Oliver v. United States Case Brief

Why is the case important?

Police officers found a marijuana field growing about a mile away from an individual’s home.

Facts of the case

“These are two consolidated cases involving the discovery of open marijuana fields as the result of unwarranted searches of privately owned land.In the first case, Kentucky State police searched Ray E. Oliver’s farm, acting on reports that marijuana was grown there. A gate marked with a “”No Trespassing”” sign surrounded the field. Police found marijuana in the field about a mile from Oliver’s home. Before trial, the United States District Court for the Western District of Kentucky suppressed evidence found in the search on the ground that Oliver had a reasonable expectation that his field would remain private. This expectation triggered the Fourth Amendment’s protection against unreasonable searches and seizures. The Court of Appeals for the Sixth Circuit reversed under the open field doctrine. The open field doctrine states that a citizen’s protection from unwarranted search does not extend to open fields.In the second case, police searched the woods behind Richard Thornton’s property after an anonymous tip. Police found two marijuana patches on Thornton’s land. The Maine Superior Court granted Thornton’s motion to suppress evidence found in the search for the same reasons as the Oliver case. On appeal, the Supreme Judicial Court of Main affirmed.”


Is the open fields doctrine still viable?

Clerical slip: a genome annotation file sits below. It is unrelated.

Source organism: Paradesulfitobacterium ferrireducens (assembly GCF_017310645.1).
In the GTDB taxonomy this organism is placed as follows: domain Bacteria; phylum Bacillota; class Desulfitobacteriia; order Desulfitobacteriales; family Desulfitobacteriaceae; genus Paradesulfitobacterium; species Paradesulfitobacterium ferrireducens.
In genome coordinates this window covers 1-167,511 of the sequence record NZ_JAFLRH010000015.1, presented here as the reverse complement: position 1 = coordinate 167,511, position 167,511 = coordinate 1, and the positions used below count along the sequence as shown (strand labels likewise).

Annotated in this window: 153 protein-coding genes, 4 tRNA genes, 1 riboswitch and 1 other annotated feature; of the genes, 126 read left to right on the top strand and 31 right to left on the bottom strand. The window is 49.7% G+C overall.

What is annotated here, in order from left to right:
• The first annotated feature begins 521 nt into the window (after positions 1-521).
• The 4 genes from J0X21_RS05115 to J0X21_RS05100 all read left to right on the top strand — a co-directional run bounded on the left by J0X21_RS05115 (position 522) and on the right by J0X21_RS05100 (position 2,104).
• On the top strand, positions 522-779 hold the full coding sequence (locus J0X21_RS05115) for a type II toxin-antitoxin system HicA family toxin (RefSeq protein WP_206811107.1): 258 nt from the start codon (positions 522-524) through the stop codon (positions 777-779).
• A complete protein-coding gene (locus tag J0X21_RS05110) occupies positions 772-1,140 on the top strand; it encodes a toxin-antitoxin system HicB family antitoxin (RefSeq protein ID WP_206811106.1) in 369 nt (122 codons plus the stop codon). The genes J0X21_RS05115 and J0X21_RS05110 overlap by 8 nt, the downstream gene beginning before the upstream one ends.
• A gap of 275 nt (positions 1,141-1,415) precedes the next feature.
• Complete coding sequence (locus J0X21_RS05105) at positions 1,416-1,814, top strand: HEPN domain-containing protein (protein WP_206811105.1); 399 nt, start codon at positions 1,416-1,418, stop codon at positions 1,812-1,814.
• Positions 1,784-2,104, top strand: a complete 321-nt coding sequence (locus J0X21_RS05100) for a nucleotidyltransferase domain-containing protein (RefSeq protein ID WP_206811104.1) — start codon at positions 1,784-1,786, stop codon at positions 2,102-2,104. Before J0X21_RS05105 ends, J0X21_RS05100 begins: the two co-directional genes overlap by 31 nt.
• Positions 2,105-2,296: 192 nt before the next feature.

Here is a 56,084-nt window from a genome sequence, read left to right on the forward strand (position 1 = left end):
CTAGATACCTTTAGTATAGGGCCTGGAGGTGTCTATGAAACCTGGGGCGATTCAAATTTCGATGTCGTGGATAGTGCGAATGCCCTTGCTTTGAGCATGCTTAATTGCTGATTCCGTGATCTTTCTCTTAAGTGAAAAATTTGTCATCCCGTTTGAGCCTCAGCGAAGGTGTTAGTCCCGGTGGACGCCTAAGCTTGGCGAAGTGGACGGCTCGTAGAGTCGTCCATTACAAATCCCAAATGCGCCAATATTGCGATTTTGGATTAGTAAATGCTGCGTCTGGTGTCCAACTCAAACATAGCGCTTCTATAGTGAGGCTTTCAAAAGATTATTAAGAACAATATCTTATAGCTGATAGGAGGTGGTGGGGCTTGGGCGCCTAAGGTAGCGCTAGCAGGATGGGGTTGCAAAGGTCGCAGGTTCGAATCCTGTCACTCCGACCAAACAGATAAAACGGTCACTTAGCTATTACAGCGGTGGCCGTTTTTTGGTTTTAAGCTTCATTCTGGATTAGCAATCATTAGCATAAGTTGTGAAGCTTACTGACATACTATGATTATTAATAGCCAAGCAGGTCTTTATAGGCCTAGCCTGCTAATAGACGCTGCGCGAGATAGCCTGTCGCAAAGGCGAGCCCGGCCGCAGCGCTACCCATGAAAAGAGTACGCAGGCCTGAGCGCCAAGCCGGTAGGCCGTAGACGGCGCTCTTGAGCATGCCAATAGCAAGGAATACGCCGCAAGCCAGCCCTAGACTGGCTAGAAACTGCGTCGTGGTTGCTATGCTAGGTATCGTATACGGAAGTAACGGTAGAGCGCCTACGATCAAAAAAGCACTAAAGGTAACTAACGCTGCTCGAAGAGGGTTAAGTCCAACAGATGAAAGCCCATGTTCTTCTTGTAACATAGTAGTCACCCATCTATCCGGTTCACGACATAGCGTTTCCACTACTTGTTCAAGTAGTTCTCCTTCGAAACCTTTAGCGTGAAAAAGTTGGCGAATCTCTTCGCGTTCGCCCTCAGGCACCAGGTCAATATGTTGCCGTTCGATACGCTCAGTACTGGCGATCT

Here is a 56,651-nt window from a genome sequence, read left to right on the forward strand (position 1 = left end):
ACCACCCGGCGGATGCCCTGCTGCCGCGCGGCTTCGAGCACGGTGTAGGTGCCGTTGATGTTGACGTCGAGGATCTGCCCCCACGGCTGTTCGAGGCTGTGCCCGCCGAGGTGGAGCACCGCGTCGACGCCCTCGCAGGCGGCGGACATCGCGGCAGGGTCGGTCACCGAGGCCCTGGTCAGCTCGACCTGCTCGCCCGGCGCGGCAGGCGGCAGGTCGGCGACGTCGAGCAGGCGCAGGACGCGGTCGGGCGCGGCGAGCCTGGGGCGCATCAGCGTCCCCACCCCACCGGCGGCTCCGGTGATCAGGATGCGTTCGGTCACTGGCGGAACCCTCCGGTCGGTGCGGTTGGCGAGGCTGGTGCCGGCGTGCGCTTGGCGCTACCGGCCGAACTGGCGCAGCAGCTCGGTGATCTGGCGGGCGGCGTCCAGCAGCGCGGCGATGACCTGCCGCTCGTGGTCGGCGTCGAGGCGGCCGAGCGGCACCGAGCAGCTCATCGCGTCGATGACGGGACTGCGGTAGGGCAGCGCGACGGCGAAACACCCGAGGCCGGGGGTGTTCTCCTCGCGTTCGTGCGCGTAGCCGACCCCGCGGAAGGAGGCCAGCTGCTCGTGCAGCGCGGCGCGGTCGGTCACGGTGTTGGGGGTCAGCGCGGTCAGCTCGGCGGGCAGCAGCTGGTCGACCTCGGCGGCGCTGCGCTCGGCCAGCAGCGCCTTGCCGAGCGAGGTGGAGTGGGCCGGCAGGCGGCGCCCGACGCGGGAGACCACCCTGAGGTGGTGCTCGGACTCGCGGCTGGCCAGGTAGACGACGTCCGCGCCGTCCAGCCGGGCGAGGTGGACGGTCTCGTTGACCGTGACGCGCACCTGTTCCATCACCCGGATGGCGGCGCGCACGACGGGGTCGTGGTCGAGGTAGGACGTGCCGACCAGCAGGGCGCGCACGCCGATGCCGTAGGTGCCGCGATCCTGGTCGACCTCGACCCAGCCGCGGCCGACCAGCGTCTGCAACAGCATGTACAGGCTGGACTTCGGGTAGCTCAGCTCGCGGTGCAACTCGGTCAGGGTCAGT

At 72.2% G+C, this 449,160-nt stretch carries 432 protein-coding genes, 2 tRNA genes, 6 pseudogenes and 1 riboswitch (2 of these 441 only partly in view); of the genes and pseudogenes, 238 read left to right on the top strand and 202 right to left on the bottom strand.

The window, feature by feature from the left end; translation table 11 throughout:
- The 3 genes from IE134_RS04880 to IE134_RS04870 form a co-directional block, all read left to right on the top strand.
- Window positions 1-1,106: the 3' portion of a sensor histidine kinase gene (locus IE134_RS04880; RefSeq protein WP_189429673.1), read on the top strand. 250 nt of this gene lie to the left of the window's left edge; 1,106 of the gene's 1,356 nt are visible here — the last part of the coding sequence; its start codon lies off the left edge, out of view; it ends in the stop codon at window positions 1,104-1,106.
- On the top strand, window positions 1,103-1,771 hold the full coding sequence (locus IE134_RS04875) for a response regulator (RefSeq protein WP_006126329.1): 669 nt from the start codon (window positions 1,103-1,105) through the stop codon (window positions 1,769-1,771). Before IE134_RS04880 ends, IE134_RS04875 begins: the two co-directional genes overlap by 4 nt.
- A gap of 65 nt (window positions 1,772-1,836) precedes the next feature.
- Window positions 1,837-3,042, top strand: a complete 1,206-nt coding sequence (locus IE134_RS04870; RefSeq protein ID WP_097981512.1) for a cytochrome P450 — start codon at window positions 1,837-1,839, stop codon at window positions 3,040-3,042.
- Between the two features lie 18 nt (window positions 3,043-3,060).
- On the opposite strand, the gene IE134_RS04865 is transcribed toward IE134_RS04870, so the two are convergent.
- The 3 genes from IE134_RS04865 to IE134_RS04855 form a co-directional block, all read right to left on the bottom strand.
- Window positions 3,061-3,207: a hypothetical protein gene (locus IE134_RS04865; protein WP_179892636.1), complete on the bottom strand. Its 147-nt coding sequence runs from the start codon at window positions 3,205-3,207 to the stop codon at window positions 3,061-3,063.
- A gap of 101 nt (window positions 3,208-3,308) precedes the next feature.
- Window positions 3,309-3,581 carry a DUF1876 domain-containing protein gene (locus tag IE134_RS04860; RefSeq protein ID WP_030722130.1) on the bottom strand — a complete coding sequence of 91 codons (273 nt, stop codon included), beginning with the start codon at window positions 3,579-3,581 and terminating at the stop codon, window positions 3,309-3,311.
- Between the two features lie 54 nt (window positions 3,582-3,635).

The court observed that in Hester v. United States the special protection accorded by the Fourth Amendment to the people in their `persons, houses, papers, and effects,’ is not extended to the open fields. The distinction between the latter and the house is as old as the common law. Further, the majority concluded as did the Court in deciding Hester v. United States, that the government’s intrusion upon the open fields is not one of those ‘unreasonable searches’ proscribed by the text of the Fourth Amendment.
Since Katz v. United States, the touchstone of Fourth Amendment analysis has been the question whether a person has a ‘constitutionally protected reasonable expectation of privacy.’ The Amendment does not protect the merely subjective expectation of privacy, but only those ‘expectations that society is prepared to recognize as reasonable.’
No single factor determines whether an individual legitimately may claim under the Fourth Amendment that a place should be free of government intrusion not authorized by warrant. In assessing the degree to which a search infringes upon individual privacy, the Court has given weight to such factors as the intention of the Framers of the Fourth Amendment, the uses to which the individual has put a location, and our societal understanding that certain areas deserve the most scrupulous protection from government invasion. These factors are equally relevant to determining whether the government’s intrusion upon open fields without a warrant or probable cause violates reasonable expectations of privacy and is therefore a search proscribed by the Amendment.